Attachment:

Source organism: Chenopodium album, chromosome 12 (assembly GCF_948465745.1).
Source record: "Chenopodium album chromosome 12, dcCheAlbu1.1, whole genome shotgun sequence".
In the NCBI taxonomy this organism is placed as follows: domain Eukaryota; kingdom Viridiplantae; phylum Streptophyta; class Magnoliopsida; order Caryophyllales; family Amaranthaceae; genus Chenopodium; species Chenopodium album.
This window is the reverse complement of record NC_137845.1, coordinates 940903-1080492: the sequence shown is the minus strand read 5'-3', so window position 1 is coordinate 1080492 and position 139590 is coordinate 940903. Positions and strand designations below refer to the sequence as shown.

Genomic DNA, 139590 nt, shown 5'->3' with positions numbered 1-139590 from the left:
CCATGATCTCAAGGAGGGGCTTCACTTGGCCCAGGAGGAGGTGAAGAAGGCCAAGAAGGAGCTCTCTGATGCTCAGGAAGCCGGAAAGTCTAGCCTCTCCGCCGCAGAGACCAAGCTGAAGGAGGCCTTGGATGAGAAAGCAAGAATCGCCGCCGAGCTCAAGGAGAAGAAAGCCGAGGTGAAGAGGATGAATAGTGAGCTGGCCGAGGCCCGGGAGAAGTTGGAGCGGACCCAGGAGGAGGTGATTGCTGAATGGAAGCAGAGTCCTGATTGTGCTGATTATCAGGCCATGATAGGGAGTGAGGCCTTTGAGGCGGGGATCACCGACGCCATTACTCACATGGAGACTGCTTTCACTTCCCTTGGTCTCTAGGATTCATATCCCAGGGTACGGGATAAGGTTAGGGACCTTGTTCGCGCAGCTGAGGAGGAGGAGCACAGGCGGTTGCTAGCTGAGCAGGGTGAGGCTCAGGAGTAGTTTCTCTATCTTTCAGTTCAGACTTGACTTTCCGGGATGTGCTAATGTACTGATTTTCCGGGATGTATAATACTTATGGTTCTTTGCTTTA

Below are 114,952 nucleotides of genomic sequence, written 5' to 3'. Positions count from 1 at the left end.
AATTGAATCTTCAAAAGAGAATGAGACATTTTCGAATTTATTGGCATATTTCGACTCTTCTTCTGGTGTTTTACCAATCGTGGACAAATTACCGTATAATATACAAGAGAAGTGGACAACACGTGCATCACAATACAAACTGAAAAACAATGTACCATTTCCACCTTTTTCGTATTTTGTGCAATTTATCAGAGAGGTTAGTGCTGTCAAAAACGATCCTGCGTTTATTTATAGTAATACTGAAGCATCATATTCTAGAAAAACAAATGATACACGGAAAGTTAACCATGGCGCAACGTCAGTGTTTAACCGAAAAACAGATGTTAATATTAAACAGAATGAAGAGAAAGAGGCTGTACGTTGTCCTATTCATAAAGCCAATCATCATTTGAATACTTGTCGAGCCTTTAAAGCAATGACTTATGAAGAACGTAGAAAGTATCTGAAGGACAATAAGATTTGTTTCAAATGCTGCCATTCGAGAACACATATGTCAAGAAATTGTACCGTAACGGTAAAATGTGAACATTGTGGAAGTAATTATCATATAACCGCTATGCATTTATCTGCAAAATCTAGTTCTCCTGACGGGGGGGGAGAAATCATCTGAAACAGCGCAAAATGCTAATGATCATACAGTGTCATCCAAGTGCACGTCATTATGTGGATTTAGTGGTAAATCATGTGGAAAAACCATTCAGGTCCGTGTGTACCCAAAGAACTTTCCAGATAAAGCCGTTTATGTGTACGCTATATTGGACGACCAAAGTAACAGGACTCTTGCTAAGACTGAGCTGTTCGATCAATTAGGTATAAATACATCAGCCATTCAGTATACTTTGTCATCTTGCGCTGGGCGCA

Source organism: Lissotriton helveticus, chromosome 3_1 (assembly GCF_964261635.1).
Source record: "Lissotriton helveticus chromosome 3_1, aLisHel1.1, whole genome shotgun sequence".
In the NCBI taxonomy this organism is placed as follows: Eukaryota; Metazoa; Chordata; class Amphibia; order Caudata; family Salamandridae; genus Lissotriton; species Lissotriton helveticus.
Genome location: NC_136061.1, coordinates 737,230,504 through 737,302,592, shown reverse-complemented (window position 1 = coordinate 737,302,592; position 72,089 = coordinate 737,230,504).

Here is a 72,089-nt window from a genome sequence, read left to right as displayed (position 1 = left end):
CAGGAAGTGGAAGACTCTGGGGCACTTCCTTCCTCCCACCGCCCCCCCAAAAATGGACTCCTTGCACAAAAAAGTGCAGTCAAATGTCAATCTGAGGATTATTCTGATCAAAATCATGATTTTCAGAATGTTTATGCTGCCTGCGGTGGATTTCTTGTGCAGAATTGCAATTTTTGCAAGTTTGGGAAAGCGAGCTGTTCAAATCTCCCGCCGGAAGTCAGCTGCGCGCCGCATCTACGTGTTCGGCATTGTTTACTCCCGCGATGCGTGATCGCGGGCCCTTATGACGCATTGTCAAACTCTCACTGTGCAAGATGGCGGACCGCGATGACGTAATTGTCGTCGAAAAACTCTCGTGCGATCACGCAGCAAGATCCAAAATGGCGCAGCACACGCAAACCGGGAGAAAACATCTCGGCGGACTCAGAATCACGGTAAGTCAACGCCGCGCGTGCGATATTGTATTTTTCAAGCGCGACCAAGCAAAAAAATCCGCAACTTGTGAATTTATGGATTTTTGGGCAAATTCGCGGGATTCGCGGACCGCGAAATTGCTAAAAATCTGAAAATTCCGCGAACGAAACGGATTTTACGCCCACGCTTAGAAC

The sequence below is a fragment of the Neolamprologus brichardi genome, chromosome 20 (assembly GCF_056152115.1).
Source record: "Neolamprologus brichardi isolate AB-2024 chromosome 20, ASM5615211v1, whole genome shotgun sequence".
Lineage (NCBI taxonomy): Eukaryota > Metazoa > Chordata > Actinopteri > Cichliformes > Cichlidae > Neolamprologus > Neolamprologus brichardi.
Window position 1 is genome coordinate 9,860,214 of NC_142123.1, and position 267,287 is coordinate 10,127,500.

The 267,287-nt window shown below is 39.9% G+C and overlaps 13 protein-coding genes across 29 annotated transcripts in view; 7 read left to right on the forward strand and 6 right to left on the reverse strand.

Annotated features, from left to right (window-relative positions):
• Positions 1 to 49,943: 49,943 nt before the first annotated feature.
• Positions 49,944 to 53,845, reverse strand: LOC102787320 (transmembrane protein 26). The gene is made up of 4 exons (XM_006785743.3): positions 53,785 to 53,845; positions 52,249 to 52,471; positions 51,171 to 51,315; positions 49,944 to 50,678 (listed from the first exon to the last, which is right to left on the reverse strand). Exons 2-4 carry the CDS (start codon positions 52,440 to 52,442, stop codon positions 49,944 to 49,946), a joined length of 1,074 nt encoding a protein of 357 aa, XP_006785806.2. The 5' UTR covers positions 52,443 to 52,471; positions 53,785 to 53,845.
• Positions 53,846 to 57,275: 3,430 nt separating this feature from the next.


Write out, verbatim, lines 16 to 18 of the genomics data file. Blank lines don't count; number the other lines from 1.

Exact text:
Source record: "Neolamprologus brichardi isolate AB-2024 chromosome 20, ASM5615211v1, whole genome shotgun sequence".
Lineage (NCBI taxonomy): Eukaryota > Metazoa > Chordata > Actinopteri > Cichliformes > Cichlidae > Neolamprologus > Neolamprologus brichardi.
Window position 1 is genome coordinate 9,860,214 of NC_142123.1, and position 267,287 is coordinate 10,127,500.